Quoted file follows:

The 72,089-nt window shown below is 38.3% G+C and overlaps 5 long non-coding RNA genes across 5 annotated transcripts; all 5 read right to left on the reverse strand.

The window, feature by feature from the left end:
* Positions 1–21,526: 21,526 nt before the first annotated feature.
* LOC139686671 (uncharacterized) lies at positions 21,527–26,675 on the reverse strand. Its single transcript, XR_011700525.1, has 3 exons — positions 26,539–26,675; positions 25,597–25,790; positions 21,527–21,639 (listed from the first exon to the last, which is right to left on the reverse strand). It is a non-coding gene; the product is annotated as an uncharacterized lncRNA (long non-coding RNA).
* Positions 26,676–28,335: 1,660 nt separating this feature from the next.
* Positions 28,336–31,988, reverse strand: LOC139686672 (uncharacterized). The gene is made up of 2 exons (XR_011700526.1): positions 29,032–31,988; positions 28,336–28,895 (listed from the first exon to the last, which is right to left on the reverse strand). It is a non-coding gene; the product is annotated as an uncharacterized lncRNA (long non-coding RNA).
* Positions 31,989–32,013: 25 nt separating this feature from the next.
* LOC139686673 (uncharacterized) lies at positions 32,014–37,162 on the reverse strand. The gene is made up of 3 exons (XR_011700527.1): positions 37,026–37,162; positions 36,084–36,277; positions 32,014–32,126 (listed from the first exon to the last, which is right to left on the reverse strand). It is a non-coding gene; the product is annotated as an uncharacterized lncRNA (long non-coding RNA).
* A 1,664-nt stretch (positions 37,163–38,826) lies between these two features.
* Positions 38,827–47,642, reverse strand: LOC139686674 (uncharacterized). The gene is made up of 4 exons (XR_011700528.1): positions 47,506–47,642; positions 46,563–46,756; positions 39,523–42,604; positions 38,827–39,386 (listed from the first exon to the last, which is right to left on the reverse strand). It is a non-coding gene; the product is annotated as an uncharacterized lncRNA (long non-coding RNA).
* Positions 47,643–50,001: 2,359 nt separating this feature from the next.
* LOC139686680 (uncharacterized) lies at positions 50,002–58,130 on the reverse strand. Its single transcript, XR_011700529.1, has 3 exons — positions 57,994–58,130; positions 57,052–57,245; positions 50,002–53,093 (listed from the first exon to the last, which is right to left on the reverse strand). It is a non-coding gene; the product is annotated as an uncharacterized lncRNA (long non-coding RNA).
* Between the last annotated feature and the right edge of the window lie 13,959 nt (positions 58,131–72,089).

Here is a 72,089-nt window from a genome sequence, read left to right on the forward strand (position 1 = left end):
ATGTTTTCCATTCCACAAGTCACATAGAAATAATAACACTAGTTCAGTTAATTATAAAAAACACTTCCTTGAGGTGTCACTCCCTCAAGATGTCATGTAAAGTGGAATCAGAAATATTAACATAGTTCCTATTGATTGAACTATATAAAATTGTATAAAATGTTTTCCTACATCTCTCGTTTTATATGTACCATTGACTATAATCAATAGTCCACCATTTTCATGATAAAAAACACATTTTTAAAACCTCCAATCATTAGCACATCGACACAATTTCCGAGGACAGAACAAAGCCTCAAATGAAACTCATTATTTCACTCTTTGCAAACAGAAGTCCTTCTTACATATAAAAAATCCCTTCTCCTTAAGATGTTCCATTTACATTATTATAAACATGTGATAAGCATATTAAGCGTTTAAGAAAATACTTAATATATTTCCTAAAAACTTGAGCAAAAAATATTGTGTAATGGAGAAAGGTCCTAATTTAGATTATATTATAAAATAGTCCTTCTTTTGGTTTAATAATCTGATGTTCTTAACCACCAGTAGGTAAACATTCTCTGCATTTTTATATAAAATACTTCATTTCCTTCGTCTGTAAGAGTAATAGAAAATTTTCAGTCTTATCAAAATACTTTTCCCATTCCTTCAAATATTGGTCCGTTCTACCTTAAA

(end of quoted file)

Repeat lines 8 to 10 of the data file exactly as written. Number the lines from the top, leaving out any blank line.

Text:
* LOC139686673 (uncharacterized) lies at positions 32,014–37,162 on the reverse strand. The gene is made up of 3 exons (XR_011700527.1): positions 37,026–37,162; positions 36,084–36,277; positions 32,014–32,126 (listed from the first exon to the last, which is right to left on the reverse strand). It is a non-coding gene; the product is annotated as an uncharacterized lncRNA (long non-coding RNA).
* A 1,664-nt stretch (positions 37,163–38,826) lies between these two features.
* Positions 38,827–47,642, reverse strand: LOC139686674 (uncharacterized). The gene is made up of 4 exons (XR_011700528.1): positions 47,506–47,642; positions 46,563–46,756; positions 39,523–42,604; positions 38,827–39,386 (listed from the first exon to the last, which is right to left on the reverse strand). It is a non-coding gene; the product is annotated as an uncharacterized lncRNA (long non-coding RNA).